Vladimir_M’s comment (and follow-up) is, in my view, the definitive response.
Vladimir says that if you only use “the discomfort to me versus the discomfort to the other person” as your only decision criteria, then you are incentivizing others to experience discomfort in order to manipulate you.
I agree with this point; and I also acknowledge that I have, in fact, fallen victim to such manipulation in the past. Just a naive comparison of discomforts should definitely not be your only decision criteria.
But I don’t think that falling victim to this behavior is an inevitable consequence of trying to make others feel comfortable. You can still set your own boundaries, and say: this is the length to which I’m prepared to go to make others feel comfortable, but I’m not willing to go beyond that. And you can say: these are the kinds of reactions which I consider reasonable and which I’m willing to accommodate, and these others I refuse to consider.
I think that there’s a thing here that’s kind of similar to type I and type II errors, in that it’s easy to reduce one type of mistake by drastically increasing the probability for another type of mistake, and vice versa. In this case it’s about two different kinds of discomfort:
The kind of discomfort which results from (conscious or subconscious) motives to have more influence. Caring about the discomfort of others may cause more of this to come into being, as it incentivizes people to experience more of this.
The kind of discomfort which results from something else and would exist even in the absence of any external incentive for it. Caring about the discomfort of others may actively help reduce it, either because this directly makes people feel less of it, or indirectly as people who feel safe have an easier time working through whatever issues that cause it.
One may show too much caring about others and spend all of their time trying to manage other people’s feelings, and in so doing just end up totally useless. But like Bucky suggests in the other comment, I don’t think that Vladimir_M’s comment establishes that one shouldn’t care about the feelings of others at all. Rather, it would be better to care about those feelings which are made better by having others care about them, and disregard the feelings which are made worse by having others care about them.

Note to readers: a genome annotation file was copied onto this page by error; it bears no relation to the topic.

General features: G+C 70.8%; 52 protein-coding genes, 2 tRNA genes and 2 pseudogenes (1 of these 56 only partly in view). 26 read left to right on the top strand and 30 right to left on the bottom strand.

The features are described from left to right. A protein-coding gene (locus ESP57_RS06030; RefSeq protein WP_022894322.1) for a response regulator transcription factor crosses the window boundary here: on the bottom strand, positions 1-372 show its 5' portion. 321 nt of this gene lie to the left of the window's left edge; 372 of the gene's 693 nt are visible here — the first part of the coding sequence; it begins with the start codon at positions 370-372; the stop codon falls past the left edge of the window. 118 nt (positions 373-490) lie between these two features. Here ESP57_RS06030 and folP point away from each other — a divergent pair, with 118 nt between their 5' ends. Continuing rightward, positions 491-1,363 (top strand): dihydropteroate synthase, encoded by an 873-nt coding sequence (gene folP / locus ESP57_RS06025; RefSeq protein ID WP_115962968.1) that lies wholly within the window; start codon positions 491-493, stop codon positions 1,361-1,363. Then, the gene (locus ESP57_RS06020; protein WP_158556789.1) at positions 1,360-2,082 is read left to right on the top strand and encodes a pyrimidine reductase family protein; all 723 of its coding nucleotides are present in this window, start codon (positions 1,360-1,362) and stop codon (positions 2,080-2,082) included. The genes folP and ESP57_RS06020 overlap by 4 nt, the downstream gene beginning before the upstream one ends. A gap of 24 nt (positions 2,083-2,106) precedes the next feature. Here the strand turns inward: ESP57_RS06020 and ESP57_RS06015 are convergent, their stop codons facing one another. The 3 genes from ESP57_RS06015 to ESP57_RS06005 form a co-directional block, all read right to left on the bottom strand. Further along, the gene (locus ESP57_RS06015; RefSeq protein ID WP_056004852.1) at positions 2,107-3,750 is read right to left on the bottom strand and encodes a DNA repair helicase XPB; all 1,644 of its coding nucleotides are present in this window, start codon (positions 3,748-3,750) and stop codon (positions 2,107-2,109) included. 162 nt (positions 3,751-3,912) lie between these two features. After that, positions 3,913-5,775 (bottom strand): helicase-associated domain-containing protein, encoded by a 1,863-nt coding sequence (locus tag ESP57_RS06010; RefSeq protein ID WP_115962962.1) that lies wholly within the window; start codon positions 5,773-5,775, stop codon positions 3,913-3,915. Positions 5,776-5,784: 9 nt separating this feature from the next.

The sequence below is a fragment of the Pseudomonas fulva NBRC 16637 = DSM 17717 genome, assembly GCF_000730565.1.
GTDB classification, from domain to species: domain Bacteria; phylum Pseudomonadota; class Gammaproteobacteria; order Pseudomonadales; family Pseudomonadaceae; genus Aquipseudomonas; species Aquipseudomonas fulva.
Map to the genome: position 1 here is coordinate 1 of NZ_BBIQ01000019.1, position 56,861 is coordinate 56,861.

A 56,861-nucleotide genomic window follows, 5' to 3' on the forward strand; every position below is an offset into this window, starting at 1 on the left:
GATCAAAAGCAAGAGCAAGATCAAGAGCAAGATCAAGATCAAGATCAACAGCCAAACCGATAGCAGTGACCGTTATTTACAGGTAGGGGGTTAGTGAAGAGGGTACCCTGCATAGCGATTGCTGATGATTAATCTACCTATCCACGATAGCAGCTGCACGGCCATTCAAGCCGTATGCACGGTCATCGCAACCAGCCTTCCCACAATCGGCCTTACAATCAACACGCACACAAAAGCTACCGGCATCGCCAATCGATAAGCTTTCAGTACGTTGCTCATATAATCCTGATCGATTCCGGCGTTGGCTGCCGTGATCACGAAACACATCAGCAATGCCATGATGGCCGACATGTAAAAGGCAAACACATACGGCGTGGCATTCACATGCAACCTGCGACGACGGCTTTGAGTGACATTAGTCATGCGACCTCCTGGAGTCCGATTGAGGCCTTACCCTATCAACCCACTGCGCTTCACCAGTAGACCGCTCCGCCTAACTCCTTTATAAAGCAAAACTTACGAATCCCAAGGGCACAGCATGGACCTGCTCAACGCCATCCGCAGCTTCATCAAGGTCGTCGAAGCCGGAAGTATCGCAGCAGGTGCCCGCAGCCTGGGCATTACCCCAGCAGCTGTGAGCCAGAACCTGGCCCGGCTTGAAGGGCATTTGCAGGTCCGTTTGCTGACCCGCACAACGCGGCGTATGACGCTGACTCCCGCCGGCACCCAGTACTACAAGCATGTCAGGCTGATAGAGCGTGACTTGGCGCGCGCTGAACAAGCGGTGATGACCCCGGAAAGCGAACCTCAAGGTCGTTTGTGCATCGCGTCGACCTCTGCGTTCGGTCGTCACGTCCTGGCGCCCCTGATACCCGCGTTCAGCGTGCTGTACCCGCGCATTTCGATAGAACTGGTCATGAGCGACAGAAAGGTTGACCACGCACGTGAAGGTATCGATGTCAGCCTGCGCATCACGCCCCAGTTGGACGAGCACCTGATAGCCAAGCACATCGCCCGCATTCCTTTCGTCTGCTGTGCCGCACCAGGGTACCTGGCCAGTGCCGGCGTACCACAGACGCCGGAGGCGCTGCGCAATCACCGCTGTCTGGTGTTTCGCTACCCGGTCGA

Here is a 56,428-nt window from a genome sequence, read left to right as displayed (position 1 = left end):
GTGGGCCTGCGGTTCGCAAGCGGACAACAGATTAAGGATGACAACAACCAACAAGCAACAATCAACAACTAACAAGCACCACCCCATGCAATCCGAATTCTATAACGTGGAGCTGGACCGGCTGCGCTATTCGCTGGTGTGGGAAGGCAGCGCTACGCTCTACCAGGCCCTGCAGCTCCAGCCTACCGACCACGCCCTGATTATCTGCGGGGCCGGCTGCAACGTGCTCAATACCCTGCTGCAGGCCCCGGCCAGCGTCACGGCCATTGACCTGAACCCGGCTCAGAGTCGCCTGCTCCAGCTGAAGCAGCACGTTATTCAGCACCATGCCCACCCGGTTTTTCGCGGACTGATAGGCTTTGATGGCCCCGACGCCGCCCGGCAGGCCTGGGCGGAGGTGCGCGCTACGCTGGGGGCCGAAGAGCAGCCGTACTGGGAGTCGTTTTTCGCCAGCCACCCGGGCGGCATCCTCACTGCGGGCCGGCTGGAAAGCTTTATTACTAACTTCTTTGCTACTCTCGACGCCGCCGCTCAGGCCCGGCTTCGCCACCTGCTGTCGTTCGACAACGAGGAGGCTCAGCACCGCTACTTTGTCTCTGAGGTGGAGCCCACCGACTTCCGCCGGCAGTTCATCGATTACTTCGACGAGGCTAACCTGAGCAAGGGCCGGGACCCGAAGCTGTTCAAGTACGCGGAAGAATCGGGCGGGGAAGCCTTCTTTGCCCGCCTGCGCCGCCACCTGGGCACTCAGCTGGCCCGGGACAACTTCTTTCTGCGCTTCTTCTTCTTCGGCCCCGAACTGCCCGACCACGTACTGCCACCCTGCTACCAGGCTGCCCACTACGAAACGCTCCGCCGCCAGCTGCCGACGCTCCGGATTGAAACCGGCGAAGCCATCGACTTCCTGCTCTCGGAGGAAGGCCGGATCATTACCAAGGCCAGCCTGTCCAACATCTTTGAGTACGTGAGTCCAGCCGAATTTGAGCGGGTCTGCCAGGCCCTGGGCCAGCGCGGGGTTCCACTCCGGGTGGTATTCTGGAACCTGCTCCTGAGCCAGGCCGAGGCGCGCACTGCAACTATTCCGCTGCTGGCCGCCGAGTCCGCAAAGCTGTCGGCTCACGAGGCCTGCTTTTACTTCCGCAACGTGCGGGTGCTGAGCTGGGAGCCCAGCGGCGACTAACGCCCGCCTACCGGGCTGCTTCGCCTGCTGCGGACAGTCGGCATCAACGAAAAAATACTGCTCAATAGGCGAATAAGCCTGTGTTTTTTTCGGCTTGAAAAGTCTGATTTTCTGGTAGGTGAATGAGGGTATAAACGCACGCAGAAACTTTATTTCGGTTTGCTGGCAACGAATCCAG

I could say that once we have begun to speak of being an “ally”, we have left behind the domain of human relationships which I am interested in having.
I think we mean very different things by “ally”, so let’s taboo that word. I meant “someone who (to at least some extent) values my well-being and the satisfaction of my desires for their own sake”. This definitely includes friendship: I wouldn’t call a relationship a friendship if both people involved didn’t care for their friend’s well-being at all.
I could say that people who conflate disagreement with hostility, and who tell you that your criticism, your opposition, your speaking up, makes them feel unsafe, are toxic; and that making it impossible to disagree, without thereby causing offense—making a difference of opinion into a transgression—is another all-too-common pattern of manipulation and abuse.
I mostly agree with this, with the caveat that feeling unsafe due to disagreement doesn’t necessarily make a person toxic: some people will say that but also acknowledge it as an emotional reaction which isn’t necessarily justified. But if it was impossible to disagree with some person without causing offense, then I would generally put that in the previously-mentioned category of behaviors which I refuse to accommodate.
Edited to add:
Take my word, then, for this: my friendships, and my experience with people in general, became tremendously more fulfilling once I stopped worrying so much about making other people feel comfortable and un-offended.
I have, historically, definitely been putting too much weight on making other people feel comfortable and un-offended. And I do think that I should correct in the other direction. But that’s a different thing from stopping to care about it at all; if I did, I would end up doing the things which you yourself said are wrong:
It is wrong to deliberately hurt innocent others, for one’s own benefit.
It is wrong to accidentally hurt innocent others, due to negligence where one has an obligation of knowledge.